Abstract: This paper surveys the state-of-the-art in machine ethics, that is, considerations of how to implement ethical behaviour in robots, unmanned autonomous vehicles, or software systems. The emphasis is on covering the breadth of ethical theories being considered by implementors, as well as the implementation techniques being used. There is no consensus on which ethical theory is best suited for any particular domain, nor is there any agreement on which technique is best placed to implement a particular theory. Another unresolved problem in these implementations of ethical theories is how to objectively validate the implementations. The paper discusses the dilemmas being used as validating'whetstones' and whether any alternative validation mechanism exists. Finally, it speculates that an intermediate step of creating domain-specific ethics might be a possible stepping stone towards creating machines that exhibit ethical behaviour. Computers are increasingly a part of the socio-technical systems around us. Domains such as smartgrids, cloud computing, healthcare, and transport are but some examples where computers are deeply embedded. The speed and complexity of decision-making in these domains have meant that humans are ceding more and more autonomy to these computers (Nallur & Clarke 2018). Autonomy, in machines, can be defined as the effective decision-making power over goals, that influences some action in the real-world. For instance, smart traffic lights can autonomically change their timings, depending on the flow and density of traffic on the roads.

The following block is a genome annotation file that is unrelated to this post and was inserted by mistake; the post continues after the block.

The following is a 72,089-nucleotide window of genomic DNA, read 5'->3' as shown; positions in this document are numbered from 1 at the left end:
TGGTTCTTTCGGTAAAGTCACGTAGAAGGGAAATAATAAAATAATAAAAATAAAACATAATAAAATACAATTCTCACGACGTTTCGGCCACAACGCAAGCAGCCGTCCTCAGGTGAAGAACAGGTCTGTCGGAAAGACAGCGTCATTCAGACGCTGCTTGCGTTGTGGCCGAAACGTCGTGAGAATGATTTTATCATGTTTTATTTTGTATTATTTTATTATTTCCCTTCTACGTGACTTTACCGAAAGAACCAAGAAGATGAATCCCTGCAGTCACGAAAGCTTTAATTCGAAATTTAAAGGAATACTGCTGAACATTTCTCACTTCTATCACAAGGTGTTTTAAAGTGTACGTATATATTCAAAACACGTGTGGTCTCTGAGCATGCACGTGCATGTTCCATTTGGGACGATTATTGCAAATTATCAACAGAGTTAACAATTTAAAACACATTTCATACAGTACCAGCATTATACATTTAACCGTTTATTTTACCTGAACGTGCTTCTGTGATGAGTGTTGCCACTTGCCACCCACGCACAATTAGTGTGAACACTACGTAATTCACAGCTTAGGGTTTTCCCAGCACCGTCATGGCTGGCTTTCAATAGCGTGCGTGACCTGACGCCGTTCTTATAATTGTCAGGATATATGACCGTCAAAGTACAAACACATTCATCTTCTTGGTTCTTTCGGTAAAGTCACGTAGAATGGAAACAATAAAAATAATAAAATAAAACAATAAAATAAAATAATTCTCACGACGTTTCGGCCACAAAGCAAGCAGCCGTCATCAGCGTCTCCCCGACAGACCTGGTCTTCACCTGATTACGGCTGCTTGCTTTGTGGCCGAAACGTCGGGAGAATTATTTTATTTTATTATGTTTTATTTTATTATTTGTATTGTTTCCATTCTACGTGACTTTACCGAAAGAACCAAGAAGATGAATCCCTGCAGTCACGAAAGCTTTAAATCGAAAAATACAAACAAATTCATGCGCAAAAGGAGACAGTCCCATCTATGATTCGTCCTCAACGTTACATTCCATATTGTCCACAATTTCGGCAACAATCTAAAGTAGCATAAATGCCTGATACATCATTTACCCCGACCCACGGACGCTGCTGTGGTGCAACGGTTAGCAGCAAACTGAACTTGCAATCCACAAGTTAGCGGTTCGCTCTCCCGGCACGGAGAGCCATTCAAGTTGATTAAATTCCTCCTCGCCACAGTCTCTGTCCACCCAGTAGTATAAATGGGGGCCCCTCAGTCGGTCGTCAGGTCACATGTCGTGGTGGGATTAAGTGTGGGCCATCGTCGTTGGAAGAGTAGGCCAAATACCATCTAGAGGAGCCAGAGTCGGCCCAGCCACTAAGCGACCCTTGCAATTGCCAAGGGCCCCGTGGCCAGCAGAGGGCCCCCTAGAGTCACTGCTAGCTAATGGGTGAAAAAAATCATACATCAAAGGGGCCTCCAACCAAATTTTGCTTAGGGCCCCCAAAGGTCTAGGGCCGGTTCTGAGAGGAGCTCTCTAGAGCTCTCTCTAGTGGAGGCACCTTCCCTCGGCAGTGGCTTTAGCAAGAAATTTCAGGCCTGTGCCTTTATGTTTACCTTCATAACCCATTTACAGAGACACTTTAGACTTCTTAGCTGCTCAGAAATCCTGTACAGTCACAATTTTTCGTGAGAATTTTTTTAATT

Prioritization of IoT a Conundrum for Digital Manufacturing Technologies

#artificialintelligence

The competitive landscape in the manufacturing sector has changed dramatically in 2020. The commercial aerospace and automotive industries, for instance, have struggled with steep demand declines. But some manufacturers such as ventilator and disinfectant manufacturers, have seen business surge. Against that backdrop is the theme of digital transformation, which has transitioned from eventual necessity to immediate need for many manufacturers. Digital manufacturing technologies, including industrial Internet of Things (IIoT), promise to boost efficiency and agility while protecting workers.


Dystopic Population Control System Supported by China's AI Development Program

#artificialintelligence

Since its conception, people have worried that an artificial intelligence would turn against humanity and threaten our lives. While this may be a result to be feared several years in the future, right now the more pressing danger is AI used to oppress millions of people and facilitate the threat of a controlling regime. Homebound in the pandemic quarantine, my daughter and I have been rewatching Person of Interest on Netflix. In essence, the former network series is about a man who created a nearly omniscient artificial intelligence that watches everyone through networks of cameras, computers and smartphones. Each week, our team of heroes, assembled by the AI creator, tries to help a person whom the AI has identified as a likely soon-to-be murder victim.